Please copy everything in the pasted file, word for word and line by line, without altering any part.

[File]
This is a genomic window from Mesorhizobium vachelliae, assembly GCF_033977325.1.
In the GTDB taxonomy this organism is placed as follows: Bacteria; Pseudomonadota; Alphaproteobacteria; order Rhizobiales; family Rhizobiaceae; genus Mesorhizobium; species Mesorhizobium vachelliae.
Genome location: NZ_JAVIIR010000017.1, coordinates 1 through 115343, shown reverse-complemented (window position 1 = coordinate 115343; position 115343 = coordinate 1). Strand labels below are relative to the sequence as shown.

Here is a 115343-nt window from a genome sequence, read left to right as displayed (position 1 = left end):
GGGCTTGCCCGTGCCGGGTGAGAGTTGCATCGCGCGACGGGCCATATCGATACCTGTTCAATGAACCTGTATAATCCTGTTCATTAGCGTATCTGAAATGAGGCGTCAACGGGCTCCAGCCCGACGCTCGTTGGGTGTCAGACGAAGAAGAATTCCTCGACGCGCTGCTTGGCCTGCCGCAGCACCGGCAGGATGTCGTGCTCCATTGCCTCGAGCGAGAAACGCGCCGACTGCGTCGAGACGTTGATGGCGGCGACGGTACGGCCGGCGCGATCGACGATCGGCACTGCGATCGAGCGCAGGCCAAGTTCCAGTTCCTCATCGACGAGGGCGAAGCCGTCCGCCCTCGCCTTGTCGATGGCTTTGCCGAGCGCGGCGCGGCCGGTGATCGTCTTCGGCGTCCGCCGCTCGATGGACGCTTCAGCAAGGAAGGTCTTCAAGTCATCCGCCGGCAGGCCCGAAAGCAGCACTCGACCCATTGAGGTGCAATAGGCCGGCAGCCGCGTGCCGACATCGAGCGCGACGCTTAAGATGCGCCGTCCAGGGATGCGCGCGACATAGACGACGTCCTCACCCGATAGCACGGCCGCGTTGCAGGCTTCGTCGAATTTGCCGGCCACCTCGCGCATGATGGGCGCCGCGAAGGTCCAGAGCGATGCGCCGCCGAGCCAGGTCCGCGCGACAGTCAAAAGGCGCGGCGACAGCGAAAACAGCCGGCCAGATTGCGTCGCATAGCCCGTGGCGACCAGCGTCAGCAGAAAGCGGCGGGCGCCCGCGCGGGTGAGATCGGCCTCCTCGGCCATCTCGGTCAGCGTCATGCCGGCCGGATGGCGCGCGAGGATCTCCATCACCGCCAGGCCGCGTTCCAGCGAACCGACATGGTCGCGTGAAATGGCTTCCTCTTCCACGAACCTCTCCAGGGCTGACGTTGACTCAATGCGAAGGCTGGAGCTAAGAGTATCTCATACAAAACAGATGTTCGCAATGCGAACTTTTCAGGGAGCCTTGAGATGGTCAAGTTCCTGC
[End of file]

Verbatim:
This is a genomic window from Mesorhizobium vachelliae, assembly GCF_033977325.1.
In the GTDB taxonomy this organism is placed as follows: Bacteria; Pseudomonadota; Alphaproteobacteria; order Rhizobiales; family Rhizobiaceae; genus Mesorhizobium; species Mesorhizobium vachelliae.
Genome location: NZ_JAVIIR010000017.1, coordinates 1 through 115343, shown reverse-complemented (window position 1 = coordinate 115343; position 115343 = coordinate 1). Strand labels below are relative to the sequence as shown.

Here is a 115343-nt window from a genome sequence, read left to right as displayed (position 1 = left end):
GGGCTTGCCCGTGCCGGGTGAGAGTTGCATCGCGCGACGGGCCATATCGATACCTGTTCAATGAACCTGTATAATCCTGTTCATTAGCGTATCTGAAATGAGGCGTCAACGGGCTCCAGCCCGACGCTCGTTGGGTGTCAGACGAAGAAGAATTCCTCGACGCGCTGCTTGGCCTGCCGCAGCACCGGCAGGATGTCGTGCTCCATTGCCTCGAGCGAGAAACGCGCCGACTGCGTCGAGACGTTGATGGCGGCGACGGTACGGCCGGCGCGATCGACGATCGGCACTGCGATCGAGCGCAGGCCAAGTTCCAGTTCCTCATCGACGAGGGCGAAGCCGTCCGCCCTCGCCTTGTCGATGGCTTTGCCGAGCGCGGCGCGGCCGGTGATCGTCTTCGGCGTCCGCCGCTCGATGGACGCTTCAGCAAGGAAGGTCTTCAAGTCATCCGCCGGCAGGCCCGAAAGCAGCACTCGACCCATTGAGGTGCAATAGGCCGGCAGCCGCGTGCCGACATCGAGCGCGACGCTTAAGATGCGCCGTCCAGGGATGCGCGCGACATAGACGACGTCCTCACCCGATAGCACGGCCGCGTTGCAGGCTTCGTCGAATTTGCCGGCCACCTCGCGCATGATGGGCGCCGCGAAGGTCCAGAGCGATGCGCCGCCGAGCCAGGTCCGCGCGACAGTCAAAAGGCGCGGCGACAGCGAAAACAGCCGGCCAGATTGCGTCGCATAGCCCGTGGCGACCAGCGTCAGCAGAAAGCGGCGGGCGCCCGCGCGGGTGAGATCGGCCTCCTCGGCCATCTCGGTCAGCGTCATGCCGGCCGGATGGCGCGCGAGGATCTCCATCACCGCCAGGCCGCGTTCCAGCGAACCGACATGGTCGCGTGAAATGGCTTCCTCTTCCACGAACCTCTCCAGGGCTGACGTTGACTCAATGCGAAGGCTGGAGCTAAGAGTATCTCATACAAAACAGATGTTCGCAATGCGAACTTTTCAGGGAGCCTTGAGATGGTCAAGTTCCTGC